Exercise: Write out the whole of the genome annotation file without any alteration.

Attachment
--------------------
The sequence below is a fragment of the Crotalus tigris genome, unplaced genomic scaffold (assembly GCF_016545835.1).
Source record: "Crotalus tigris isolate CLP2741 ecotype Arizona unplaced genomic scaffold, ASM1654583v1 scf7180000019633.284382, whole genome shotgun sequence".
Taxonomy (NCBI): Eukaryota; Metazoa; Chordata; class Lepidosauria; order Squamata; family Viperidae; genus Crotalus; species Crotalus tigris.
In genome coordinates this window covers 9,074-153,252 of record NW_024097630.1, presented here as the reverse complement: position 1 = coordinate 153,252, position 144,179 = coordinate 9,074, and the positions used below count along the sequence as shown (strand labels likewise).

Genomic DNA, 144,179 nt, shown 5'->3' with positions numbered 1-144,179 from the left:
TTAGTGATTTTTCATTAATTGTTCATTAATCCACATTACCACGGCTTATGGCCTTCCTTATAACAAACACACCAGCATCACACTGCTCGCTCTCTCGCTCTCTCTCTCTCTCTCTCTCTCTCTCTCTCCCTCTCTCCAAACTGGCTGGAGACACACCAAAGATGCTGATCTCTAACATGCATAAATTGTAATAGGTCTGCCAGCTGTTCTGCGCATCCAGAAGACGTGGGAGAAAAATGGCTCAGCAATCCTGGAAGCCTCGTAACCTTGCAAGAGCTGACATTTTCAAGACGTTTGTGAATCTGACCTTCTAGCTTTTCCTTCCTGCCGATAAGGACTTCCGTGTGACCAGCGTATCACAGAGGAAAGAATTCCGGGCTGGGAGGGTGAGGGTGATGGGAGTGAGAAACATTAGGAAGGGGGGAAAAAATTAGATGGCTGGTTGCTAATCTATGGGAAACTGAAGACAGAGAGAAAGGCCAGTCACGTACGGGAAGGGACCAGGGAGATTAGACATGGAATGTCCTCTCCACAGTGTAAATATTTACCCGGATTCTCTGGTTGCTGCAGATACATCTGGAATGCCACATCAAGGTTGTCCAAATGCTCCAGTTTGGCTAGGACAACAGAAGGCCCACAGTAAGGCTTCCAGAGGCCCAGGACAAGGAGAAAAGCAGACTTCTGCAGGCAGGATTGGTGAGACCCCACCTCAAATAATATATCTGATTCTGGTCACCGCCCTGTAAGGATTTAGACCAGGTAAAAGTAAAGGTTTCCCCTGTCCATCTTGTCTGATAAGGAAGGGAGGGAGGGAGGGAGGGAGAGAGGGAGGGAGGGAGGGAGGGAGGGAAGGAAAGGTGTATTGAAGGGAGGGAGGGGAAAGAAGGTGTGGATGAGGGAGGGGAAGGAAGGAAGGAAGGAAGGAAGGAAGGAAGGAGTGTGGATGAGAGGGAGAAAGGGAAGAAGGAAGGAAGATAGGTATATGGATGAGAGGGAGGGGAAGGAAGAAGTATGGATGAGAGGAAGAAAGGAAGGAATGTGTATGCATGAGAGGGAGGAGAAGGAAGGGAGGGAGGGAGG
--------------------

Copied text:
The sequence below is a fragment of the Crotalus tigris genome, unplaced genomic scaffold (assembly GCF_016545835.1).
Source record: "Crotalus tigris isolate CLP2741 ecotype Arizona unplaced genomic scaffold, ASM1654583v1 scf7180000019633.284382, whole genome shotgun sequence".
Taxonomy (NCBI): Eukaryota; Metazoa; Chordata; class Lepidosauria; order Squamata; family Viperidae; genus Crotalus; species Crotalus tigris.
In genome coordinates this window covers 9,074-153,252 of record NW_024097630.1, presented here as the reverse complement: position 1 = coordinate 153,252, position 144,179 = coordinate 9,074, and the positions used below count along the sequence as shown (strand labels likewise).

Genomic DNA, 144,179 nt, shown 5'->3' with positions numbered 1-144,179 from the left:
TTAGTGATTTTTCATTAATTGTTCATTAATCCACATTACCACGGCTTATGGCCTTCCTTATAACAAACACACCAGCATCACACTGCTCGCTCTCTCGCTCTCTCTCTCTCTCTCTCTCTCTCTCTCTCCCTCTCTCCAAACTGGCTGGAGACACACCAAAGATGCTGATCTCTAACATGCATAAATTGTAATAGGTCTGCCAGCTGTTCTGCGCATCCAGAAGACGTGGGAGAAAAATGGCTCAGCAATCCTGGAAGCCTCGTAACCTTGCAAGAGCTGACATTTTCAAGACGTTTGTGAATCTGACCTTCTAGCTTTTCCTTCCTGCCGATAAGGACTTCCGTGTGACCAGCGTATCACAGAGGAAAGAATTCCGGGCTGGGAGGGTGAGGGTGATGGGAGTGAGAAACATTAGGAAGGGGGGAAAAAATTAGATGGCTGGTTGCTAATCTATGGGAAACTGAAGACAGAGAGAAAGGCCAGTCACGTACGGGAAGGGACCAGGGAGATTAGACATGGAATGTCCTCTCCACAGTGTAAATATTTACCCGGATTCTCTGGTTGCTGCAGATACATCTGGAATGCCACATCAAGGTTGTCCAAATGCTCCAGTTTGGCTAGGACAACAGAAGGCCCACAGTAAGGCTTCCAGAGGCCCAGGACAAGGAGAAAAGCAGACTTCTGCAGGCAGGATTGGTGAGACCCCACCTCAAATAATATATCTGATTCTGGTCACCGCCCTGTAAGGATTTAGACCAGGTAAAAGTAAAGGTTTCCCCTGTCCATCTTGTCTGATAAGGAAGGGAGGGAGGGAGGGAGGGAGAGAGGGAGGGAGGGAGGGAGGGAGGGAAGGAAAGGTGTATTGAAGGGAGGGAGGGGAAAGAAGGTGTGGATGAGGGAGGGGAAGGAAGGAAGGAAGGAAGGAAGGAAGGAAGGAGTGTGGATGAGAGGGAGAAAGGGAAGAAGGAAGGAAGATAGGTATATGGATGAGAGGGAGGGGAAGGAAGAAGTATGGATGAGAGGAAGAAAGGAAGGAATGTGTATGCATGAGAGGGAGGAGAAGGAAGGGAGGGAGGGAGG